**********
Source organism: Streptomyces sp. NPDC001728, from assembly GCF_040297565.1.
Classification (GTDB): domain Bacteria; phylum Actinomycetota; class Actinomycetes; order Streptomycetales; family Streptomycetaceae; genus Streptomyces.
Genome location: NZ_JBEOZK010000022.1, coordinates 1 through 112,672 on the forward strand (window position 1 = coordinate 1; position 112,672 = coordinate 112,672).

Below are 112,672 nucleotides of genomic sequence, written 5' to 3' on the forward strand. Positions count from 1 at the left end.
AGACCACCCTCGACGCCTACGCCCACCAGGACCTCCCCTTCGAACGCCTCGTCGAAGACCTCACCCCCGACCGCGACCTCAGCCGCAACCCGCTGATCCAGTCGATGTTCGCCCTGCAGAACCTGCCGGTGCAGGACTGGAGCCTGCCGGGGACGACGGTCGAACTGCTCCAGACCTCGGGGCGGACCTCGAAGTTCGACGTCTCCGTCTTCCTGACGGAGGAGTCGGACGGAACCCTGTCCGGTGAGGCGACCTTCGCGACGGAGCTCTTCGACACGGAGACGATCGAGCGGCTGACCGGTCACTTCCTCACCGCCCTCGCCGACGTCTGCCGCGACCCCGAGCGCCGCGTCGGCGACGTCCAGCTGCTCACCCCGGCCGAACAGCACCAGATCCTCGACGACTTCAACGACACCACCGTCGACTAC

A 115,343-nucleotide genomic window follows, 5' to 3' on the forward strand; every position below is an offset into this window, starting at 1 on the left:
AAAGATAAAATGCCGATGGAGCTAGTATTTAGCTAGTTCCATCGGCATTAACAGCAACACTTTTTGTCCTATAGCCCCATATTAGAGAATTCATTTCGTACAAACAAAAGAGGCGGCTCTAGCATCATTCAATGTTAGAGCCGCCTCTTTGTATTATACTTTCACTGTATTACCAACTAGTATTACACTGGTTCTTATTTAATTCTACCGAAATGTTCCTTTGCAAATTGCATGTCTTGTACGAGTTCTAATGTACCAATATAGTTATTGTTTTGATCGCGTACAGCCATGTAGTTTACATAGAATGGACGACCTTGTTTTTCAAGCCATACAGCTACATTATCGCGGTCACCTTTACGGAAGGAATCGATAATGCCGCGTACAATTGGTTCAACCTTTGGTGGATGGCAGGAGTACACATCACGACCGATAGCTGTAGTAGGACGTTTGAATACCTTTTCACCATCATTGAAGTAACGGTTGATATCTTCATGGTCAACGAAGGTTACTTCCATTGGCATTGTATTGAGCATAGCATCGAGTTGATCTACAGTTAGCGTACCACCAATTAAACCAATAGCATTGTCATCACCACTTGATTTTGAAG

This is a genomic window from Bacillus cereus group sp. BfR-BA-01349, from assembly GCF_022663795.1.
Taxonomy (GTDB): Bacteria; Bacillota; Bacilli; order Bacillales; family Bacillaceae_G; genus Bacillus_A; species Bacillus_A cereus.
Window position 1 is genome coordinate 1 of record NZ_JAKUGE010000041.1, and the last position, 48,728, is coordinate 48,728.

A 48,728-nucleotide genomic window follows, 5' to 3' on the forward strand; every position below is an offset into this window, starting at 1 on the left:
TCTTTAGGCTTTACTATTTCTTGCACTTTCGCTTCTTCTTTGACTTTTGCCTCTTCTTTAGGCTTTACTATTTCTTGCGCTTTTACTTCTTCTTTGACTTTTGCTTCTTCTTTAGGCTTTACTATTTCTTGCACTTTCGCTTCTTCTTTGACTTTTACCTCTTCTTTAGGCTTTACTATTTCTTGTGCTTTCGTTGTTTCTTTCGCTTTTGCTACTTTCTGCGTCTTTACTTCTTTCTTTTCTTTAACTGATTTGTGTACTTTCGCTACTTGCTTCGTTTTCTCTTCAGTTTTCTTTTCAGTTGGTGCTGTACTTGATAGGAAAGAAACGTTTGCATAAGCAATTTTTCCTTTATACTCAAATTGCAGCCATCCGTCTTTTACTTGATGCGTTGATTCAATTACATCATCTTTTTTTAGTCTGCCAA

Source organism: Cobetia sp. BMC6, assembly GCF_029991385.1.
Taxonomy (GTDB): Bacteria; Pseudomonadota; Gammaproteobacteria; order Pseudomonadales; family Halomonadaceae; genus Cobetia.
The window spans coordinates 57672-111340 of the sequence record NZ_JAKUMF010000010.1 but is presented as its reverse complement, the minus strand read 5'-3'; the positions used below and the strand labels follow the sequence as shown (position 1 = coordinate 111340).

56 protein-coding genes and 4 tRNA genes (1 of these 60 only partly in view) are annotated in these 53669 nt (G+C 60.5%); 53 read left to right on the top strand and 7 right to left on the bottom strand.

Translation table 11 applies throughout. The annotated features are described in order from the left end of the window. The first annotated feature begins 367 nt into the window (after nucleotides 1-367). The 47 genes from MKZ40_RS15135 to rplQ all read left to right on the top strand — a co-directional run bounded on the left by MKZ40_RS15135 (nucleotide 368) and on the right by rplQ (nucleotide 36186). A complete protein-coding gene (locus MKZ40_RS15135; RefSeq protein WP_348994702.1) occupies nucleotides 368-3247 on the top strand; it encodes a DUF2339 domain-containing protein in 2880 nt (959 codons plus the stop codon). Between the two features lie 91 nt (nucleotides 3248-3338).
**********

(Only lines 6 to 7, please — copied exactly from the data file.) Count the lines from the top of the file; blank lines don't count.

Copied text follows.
A 115,343-nucleotide genomic window follows, 5' to 3' on the forward strand; every position below is an offset into this window, starting at 1 on the left:
AAAGATAAAATGCCGATGGAGCTAGTATTTAGCTAGTTCCATCGGCATTAACAGCAACACTTTTTGTCCTATAGCCCCATATTAGAGAATTCATTTCGTACAAACAAAAGAGGCGGCTCTAGCATCATTCAATGTTAGAGCCGCCTCTTTGTATTATACTTTCACTGTATTACCAACTAGTATTACACTGGTTCTTATTTAATTCTACCGAAATGTTCCTTTGCAAATTGCATGTCTTGTACGAGTTCTAATGTACCAATATAGTTATTGTTTTGATCGCGTACAGCCATGTAGTTTACATAGAATGGACGACCTTGTTTTTCAAGCCATACAGCTACATTATCGCGGTCACCTTTACGGAAGGAATCGATAATGCCGCGTACAATTGGTTCAACCTTTGGTGGATGGCAGGAGTACACATCACGACCGATAGCTGTAGTAGGACGTTTGAATACCTTTTCACCATCATTGAAGTAACGGTTGATATCTTCATGGTCAACGAAGGTTACTTCCATTGGCATTGTATTGAGCATAGCATCGAGTTGATCTACAGTTAGCGTACCACCAATTAAACCAATAGCATTGTCATCACCACTTGATTTTGAAG